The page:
Hi all, i’m having a problem in trying to copy DVDs, both DVDDecrypter and Clone DVD are telling me that my HD that is a 120Gb 7200, splitted in two FAT32, one of 40Gb and other 80Gb, all two with enough space one with one with 6.28Gb and other with 20Gb, don’t support burnning images bigger than 4Gb, why is this happening, is there a way to bypass it?
The only way to bypass it is to upgrade to NTFS - FAT32 can not handle anything bigger than 4GB.
Oh forgot to add - that if you are using DVDDecryptor in ISO read mode, there is a setting you can change so it will split the file into smaller pieces.
Thank you dude! any more comments?
Think that abrown15 is right, as far as I know: FAT32 can not handle anything bigger than 4GB.
FAT32 only supports files up to 4GB size. In Windows 2000/XP you can use the convert program (from the command prompt) to convert your FAT32 partitions to NTFS.
But be sure to change the location of the temp folder that you send the data being ripped, via CloneDVD, to the partition that has been converted to NTFS format.
I have always doubted the safety of converting a FAT drive, containing the actual operating system on it, to NTFC. Maybe others have no fear of this. If you have only one partition (C:/ drive) you may be safer to just get out your WindowsXP disks, collect all your programs and product keys and save your data and keys to an off-drive location etc. Then you have to reinstall Windows, this time choosing the installation option to format the drive to NTFS format instead of FAT32, during the installation of XP. Most pro’s reformat and reinstall once a year anyway, just to keep the system functioning smoothly.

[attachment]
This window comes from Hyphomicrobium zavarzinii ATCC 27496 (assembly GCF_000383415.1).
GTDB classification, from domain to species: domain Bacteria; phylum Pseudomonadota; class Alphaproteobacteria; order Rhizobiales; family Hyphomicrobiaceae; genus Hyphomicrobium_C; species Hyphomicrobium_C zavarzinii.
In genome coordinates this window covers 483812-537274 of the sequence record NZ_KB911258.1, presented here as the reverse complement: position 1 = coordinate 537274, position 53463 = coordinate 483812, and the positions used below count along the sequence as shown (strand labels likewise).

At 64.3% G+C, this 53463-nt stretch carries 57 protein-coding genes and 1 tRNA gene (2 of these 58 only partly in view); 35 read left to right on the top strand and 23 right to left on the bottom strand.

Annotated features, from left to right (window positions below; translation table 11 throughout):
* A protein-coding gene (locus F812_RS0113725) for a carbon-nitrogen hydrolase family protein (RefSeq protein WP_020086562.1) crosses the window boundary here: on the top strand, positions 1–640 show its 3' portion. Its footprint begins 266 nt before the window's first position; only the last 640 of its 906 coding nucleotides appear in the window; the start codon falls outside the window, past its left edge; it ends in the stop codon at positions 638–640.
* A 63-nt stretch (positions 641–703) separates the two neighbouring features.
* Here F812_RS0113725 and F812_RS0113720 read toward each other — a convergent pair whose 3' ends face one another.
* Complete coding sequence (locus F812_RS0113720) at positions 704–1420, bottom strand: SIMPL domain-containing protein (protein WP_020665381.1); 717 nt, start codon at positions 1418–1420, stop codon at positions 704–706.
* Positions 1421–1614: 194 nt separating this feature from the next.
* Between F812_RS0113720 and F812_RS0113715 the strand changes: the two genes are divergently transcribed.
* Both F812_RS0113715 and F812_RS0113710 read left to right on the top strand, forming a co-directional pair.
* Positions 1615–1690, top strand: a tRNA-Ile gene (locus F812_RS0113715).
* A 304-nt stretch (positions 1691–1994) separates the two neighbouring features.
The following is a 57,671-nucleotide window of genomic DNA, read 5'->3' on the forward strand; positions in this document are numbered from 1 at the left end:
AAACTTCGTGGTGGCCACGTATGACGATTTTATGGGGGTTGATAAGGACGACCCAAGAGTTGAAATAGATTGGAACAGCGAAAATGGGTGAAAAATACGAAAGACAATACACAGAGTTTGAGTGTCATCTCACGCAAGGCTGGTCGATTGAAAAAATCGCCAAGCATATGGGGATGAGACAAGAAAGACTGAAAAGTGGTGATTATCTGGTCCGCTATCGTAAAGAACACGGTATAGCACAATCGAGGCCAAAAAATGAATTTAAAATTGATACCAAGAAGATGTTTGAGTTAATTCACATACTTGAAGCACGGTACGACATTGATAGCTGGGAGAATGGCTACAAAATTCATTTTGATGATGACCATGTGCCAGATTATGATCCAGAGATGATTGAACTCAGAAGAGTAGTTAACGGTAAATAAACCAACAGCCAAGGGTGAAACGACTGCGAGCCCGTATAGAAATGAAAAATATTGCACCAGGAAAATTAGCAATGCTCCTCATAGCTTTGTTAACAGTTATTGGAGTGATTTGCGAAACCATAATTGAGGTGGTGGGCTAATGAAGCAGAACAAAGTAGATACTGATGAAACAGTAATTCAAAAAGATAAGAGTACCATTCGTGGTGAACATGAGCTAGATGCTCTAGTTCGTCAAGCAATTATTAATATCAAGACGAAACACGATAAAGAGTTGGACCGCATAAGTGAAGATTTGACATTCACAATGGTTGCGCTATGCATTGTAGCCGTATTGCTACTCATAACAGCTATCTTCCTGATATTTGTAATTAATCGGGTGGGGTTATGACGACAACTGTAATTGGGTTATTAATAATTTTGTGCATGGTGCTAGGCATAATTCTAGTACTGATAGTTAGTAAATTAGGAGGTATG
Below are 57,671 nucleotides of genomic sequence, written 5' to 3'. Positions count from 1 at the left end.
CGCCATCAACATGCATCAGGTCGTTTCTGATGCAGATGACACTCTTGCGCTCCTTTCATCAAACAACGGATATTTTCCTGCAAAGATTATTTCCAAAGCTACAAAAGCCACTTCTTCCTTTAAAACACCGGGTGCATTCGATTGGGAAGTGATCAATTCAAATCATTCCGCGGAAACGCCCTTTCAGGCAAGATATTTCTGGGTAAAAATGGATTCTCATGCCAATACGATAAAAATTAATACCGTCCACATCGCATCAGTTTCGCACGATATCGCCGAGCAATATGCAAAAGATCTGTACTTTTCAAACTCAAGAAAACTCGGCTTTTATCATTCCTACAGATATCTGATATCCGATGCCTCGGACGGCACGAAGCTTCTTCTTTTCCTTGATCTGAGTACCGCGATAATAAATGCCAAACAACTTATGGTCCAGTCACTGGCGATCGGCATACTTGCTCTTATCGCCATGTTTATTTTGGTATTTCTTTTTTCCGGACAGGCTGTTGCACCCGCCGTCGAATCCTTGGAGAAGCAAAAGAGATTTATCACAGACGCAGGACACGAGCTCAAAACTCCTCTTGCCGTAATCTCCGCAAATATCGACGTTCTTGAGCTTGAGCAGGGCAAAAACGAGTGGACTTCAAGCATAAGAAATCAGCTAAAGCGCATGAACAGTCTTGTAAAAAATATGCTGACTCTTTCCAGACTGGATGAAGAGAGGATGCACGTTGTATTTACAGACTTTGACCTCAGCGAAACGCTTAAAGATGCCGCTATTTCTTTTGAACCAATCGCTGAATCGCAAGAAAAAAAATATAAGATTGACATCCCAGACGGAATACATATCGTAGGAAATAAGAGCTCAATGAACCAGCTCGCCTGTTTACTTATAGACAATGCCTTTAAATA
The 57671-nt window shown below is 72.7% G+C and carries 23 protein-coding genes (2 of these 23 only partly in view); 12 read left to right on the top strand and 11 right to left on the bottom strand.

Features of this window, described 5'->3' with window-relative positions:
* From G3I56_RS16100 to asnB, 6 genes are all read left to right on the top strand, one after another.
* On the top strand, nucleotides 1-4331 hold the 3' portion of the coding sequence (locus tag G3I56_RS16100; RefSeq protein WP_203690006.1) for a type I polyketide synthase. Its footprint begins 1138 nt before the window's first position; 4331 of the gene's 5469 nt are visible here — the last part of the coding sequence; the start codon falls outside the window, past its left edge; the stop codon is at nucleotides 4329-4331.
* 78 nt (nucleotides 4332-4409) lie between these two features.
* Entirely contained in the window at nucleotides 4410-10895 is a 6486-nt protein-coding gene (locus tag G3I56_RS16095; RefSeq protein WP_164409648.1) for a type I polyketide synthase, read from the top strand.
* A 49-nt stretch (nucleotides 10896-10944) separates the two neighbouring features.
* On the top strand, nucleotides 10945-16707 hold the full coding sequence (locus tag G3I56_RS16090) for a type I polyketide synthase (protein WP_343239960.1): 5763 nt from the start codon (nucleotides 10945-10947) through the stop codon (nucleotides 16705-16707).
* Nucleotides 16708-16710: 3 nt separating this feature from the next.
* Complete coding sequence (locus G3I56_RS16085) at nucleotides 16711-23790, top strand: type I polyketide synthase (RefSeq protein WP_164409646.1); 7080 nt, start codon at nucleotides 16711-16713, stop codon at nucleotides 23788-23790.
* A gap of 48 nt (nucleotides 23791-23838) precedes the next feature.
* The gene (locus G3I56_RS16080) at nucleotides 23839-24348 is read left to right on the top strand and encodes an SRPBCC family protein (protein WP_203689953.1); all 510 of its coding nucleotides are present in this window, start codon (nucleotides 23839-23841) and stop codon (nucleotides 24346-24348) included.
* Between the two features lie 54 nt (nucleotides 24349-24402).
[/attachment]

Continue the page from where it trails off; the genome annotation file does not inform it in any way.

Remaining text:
I think PowerQuest Partition Magic (now owned by Symantec) may have an option/feature to convert your primary drive (with XP and all programs & data) to NTFS during it’s DOS boot (command line) phase but I have never dared to risk my systems integrity and my data etc using this method. In either case, backup [B]everything[/B] first!
Why? CloneDVD will not create files bigger than 1GB in its Temp folder. When creating an .iso file the destination file must be on a NTFS partition.
If you don’t create .iso files (CloneDVD doesn’t require .isos) FAT32 is fine.
I believe the Microsoft (convert.exe) method is the safest approach. It should be well tested.
I’m sure you are right, but I’m not sure I understand how come so small a temp file? If a movie is, say, 4.30GB in size and will not be compressed, how can the temp file from CloneDVD’s ripping stage be only 1GB?
I guess the folder can be bigger than 1GB but that no single .VOB file is bigger than 1GB. But an ISO is just one huge file correct?
it creates mutiple temp files (.vob, .ifo, .bps) all broken up into ~1GB chunks like any other program in “file mode”
in fact, the temp folder just houses the rip in file mode until it’s rewritten or erased so you can theoretically just use those files to make multiple copies of the movie.
Ya, almost at the moment of posting, I began to understand what Tru means. Just a bit of wrongthink on my part!